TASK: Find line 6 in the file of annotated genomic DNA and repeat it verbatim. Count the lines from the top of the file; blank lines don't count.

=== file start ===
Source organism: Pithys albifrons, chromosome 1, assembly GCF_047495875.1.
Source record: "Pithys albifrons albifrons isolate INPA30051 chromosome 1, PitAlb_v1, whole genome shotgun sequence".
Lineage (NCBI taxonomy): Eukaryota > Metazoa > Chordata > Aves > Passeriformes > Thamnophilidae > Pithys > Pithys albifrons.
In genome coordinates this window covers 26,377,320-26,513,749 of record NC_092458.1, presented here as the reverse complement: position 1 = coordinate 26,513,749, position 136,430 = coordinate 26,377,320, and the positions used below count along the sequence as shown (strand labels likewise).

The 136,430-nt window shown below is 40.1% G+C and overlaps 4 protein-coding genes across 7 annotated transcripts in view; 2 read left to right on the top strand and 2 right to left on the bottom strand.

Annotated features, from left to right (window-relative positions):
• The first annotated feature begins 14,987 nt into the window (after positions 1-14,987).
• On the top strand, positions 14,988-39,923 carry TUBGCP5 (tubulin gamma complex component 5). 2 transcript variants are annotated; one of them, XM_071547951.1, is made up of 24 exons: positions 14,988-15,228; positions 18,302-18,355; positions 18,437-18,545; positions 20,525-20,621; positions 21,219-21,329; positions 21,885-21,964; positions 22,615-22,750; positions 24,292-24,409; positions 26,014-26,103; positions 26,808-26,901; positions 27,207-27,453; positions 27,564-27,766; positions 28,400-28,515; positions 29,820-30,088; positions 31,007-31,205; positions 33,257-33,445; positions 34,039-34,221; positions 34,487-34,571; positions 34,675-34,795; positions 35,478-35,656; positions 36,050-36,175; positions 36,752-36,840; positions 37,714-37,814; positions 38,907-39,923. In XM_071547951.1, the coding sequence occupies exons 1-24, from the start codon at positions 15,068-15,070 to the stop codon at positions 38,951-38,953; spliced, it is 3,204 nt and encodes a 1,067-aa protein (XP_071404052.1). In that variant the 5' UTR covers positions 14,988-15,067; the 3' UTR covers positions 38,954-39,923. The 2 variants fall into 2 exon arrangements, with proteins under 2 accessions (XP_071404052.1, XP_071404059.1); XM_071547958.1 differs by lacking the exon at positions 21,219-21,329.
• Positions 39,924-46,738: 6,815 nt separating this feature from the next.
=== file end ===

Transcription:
Annotated features, from left to right (window-relative positions):